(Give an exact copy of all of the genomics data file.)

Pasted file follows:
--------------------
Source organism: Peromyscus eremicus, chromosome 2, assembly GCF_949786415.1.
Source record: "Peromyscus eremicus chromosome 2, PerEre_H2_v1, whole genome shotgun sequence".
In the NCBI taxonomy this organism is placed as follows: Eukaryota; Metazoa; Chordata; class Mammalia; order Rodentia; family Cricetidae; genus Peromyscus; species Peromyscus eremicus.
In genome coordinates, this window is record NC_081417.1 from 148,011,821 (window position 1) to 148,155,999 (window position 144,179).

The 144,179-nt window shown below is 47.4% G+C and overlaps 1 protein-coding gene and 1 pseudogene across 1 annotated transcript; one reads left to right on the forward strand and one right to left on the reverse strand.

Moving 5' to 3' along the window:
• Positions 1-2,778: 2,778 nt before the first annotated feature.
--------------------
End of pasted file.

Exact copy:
Source organism: Peromyscus eremicus, chromosome 2, assembly GCF_949786415.1.
Source record: "Peromyscus eremicus chromosome 2, PerEre_H2_v1, whole genome shotgun sequence".
In the NCBI taxonomy this organism is placed as follows: Eukaryota; Metazoa; Chordata; class Mammalia; order Rodentia; family Cricetidae; genus Peromyscus; species Peromyscus eremicus.
In genome coordinates, this window is record NC_081417.1 from 148,011,821 (window position 1) to 148,155,999 (window position 144,179).

The 144,179-nt window shown below is 47.4% G+C and overlaps 1 protein-coding gene and 1 pseudogene across 1 annotated transcript; one reads left to right on the forward strand and one right to left on the reverse strand.

Moving 5' to 3' along the window:
• Positions 1-2,778: 2,778 nt before the first annotated feature.